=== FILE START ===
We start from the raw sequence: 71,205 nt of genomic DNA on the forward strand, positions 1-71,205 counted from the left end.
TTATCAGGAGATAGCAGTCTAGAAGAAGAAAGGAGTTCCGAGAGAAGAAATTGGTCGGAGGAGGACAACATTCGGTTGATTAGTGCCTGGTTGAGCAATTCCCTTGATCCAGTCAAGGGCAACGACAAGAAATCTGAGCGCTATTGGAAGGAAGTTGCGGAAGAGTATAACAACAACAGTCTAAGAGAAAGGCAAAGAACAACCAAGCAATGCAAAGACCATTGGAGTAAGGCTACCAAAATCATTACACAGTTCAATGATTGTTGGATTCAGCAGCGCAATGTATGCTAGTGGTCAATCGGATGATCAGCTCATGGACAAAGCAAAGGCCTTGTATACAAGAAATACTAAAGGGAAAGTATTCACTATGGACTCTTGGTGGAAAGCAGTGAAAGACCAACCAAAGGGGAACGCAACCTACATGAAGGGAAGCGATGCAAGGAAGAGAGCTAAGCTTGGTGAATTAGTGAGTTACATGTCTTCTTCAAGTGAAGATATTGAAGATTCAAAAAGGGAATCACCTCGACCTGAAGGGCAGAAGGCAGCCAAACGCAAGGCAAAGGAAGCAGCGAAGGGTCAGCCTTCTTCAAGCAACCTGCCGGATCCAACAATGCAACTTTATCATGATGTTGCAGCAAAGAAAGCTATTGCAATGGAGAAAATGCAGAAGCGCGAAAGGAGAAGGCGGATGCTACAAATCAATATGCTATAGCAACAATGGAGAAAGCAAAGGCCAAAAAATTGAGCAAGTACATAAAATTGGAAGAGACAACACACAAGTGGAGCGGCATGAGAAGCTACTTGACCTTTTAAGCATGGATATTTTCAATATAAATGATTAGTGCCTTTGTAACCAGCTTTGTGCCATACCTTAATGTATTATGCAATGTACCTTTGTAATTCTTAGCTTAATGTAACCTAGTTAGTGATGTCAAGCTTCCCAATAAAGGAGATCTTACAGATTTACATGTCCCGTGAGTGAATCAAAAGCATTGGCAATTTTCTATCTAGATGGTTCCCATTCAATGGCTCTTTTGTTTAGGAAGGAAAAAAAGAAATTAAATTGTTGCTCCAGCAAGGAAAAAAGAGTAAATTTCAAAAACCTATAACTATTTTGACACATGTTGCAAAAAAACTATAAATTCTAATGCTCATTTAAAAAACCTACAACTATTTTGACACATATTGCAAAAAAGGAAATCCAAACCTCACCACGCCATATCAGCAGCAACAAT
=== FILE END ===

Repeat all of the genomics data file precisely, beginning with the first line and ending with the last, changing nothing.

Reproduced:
We start from the raw sequence: 71,205 nt of genomic DNA on the forward strand, positions 1-71,205 counted from the left end.
TTATCAGGAGATAGCAGTCTAGAAGAAGAAAGGAGTTCCGAGAGAAGAAATTGGTCGGAGGAGGACAACATTCGGTTGATTAGTGCCTGGTTGAGCAATTCCCTTGATCCAGTCAAGGGCAACGACAAGAAATCTGAGCGCTATTGGAAGGAAGTTGCGGAAGAGTATAACAACAACAGTCTAAGAGAAAGGCAAAGAACAACCAAGCAATGCAAAGACCATTGGAGTAAGGCTACCAAAATCATTACACAGTTCAATGATTGTTGGATTCAGCAGCGCAATGTATGCTAGTGGTCAATCGGATGATCAGCTCATGGACAAAGCAAAGGCCTTGTATACAAGAAATACTAAAGGGAAAGTATTCACTATGGACTCTTGGTGGAAAGCAGTGAAAGACCAACCAAAGGGGAACGCAACCTACATGAAGGGAAGCGATGCAAGGAAGAGAGCTAAGCTTGGTGAATTAGTGAGTTACATGTCTTCTTCAAGTGAAGATATTGAAGATTCAAAAAGGGAATCACCTCGACCTGAAGGGCAGAAGGCAGCCAAACGCAAGGCAAAGGAAGCAGCGAAGGGTCAGCCTTCTTCAAGCAACCTGCCGGATCCAACAATGCAACTTTATCATGATGTTGCAGCAAAGAAAGCTATTGCAATGGAGAAAATGCAGAAGCGCGAAAGGAGAAGGCGGATGCTACAAATCAATATGCTATAGCAACAATGGAGAAAGCAAAGGCCAAAAAATTGAGCAAGTACATAAAATTGGAAGAGACAACACACAAGTGGAGCGGCATGAGAAGCTACTTGACCTTTTAAGCATGGATATTTTCAATATAAATGATTAGTGCCTTTGTAACCAGCTTTGTGCCATACCTTAATGTATTATGCAATGTACCTTTGTAATTCTTAGCTTAATGTAACCTAGTTAGTGATGTCAAGCTTCCCAATAAAGGAGATCTTACAGATTTACATGTCCCGTGAGTGAATCAAAAGCATTGGCAATTTTCTATCTAGATGGTTCCCATTCAATGGCTCTTTTGTTTAGGAAGGAAAAAAAGAAATTAAATTGTTGCTCCAGCAAGGAAAAAAGAGTAAATTTCAAAAACCTATAACTATTTTGACACATGTTGCAAAAAAACTATAAATTCTAATGCTCATTTAAAAAACCTACAACTATTTTGACACATATTGCAAAAAAGGAAATCCAAACCTCACCACGCCATATCAGCAGCAACAAT